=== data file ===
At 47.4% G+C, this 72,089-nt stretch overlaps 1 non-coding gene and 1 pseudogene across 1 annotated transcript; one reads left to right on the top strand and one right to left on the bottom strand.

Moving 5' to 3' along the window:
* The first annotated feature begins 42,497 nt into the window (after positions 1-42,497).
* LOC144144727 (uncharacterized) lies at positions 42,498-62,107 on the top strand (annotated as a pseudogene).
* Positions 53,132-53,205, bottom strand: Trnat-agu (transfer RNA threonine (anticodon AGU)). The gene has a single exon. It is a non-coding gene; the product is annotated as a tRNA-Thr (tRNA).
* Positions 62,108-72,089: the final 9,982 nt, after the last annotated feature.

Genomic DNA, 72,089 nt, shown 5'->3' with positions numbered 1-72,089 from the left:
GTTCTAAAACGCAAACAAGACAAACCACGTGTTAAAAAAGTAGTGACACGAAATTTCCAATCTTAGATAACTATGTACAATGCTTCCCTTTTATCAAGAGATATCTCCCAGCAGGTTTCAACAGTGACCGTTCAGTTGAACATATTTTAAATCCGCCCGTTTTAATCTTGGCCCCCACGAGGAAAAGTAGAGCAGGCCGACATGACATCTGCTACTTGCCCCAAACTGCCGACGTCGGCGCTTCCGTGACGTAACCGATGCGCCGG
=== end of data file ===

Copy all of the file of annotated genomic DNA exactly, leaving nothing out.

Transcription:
At 47.4% G+C, this 72,089-nt stretch overlaps 1 non-coding gene and 1 pseudogene across 1 annotated transcript; one reads left to right on the top strand and one right to left on the bottom strand.

Moving 5' to 3' along the window:
* The first annotated feature begins 42,497 nt into the window (after positions 1-42,497).
* LOC144144727 (uncharacterized) lies at positions 42,498-62,107 on the top strand (annotated as a pseudogene).
* Positions 53,132-53,205, bottom strand: Trnat-agu (transfer RNA threonine (anticodon AGU)). The gene has a single exon. It is a non-coding gene; the product is annotated as a tRNA-Thr (tRNA).
* Positions 62,108-72,089: the final 9,982 nt, after the last annotated feature.

Genomic DNA, 72,089 nt, shown 5'->3' with positions numbered 1-72,089 from the left:
GTTCTAAAACGCAAACAAGACAAACCACGTGTTAAAAAAGTAGTGACACGAAATTTCCAATCTTAGATAACTATGTACAATGCTTCCCTTTTATCAAGAGATATCTCCCAGCAGGTTTCAACAGTGACCGTTCAGTTGAACATATTTTAAATCCGCCCGTTTTAATCTTGGCCCCCACGAGGAAAAGTAGAGCAGGCCGACATGACATCTGCTACTTGCCCCAAACTGCCGACGTCGGCGCTTCCGTGACGTAACCGATGCGCCGG